Last week, in Vitort v. The Kroger Co., No. 3:20-cv-01317-AC, 2022 U.S. Dist. LEXIS 18291 (D. Or. Feb. 1, 2022), the District of Oregon dismissed a putative class action claiming that a blackberry spreadable fruit product labeled “Just Fruit” misleads consumers into believing it contains only blackberry fruit, when its primary ingredient is fruit syrup with significant added sugars and other additives.  Defendants argued the product’s label is accurate because all of its ingredients—including the sugar—are derived from fruit.

The court agreed, holding that “as long as the Product contains only fruit products in a form that can be distributed over an area or applied on a surface, the label would not be inherently misleading or confusing to a reasonable consumer.”  Because FDA has made clear that added sugars in fruit syrups can come from processed fruit or fruit juice, as could the remaining ingredients in the product, the “Just Fruit” label is not “objectively false.”

In reaching this conclusion, the court made two important holdings for other food labeling class actions.  First, the court held that the term “Just Fruit” does not equate only to unprocessed fruit.  “Clearly,” the court held, any ”spreadable fruit” product “must be crushed, blended, or pureed to some degree and likely contains additional ingredients to allow the fruit to be distributed over an area or applied on a surface.”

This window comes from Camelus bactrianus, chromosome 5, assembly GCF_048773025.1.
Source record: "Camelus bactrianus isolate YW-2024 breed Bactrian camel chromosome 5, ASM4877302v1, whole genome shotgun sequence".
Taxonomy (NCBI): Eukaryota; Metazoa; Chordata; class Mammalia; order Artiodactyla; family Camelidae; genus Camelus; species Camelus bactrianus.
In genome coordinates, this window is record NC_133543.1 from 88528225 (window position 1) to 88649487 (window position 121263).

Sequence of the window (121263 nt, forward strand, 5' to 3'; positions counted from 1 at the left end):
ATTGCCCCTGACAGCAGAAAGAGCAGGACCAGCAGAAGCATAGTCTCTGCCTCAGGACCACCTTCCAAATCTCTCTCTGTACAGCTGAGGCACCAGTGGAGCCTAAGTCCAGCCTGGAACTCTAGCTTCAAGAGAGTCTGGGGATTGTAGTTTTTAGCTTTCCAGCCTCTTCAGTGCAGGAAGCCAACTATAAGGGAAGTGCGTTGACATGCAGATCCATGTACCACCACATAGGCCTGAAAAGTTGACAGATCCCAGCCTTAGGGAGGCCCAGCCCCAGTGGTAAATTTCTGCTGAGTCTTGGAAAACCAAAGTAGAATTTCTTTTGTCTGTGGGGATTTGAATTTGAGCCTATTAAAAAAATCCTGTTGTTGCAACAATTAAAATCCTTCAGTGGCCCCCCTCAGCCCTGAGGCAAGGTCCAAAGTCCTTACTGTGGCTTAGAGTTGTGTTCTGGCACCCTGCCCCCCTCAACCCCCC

Second, the court held that the use of an artificial process to alter the natural form of the fruit does not mean the resulting substance “no longer comprises just fruit”—even assuming a small trace of synthetic substances may remain in the product after processing.

These holdings have important applications for related food labeling class actions, including suits challenging defendants’ use of terms like “pure,” or “-based” to describe their food products.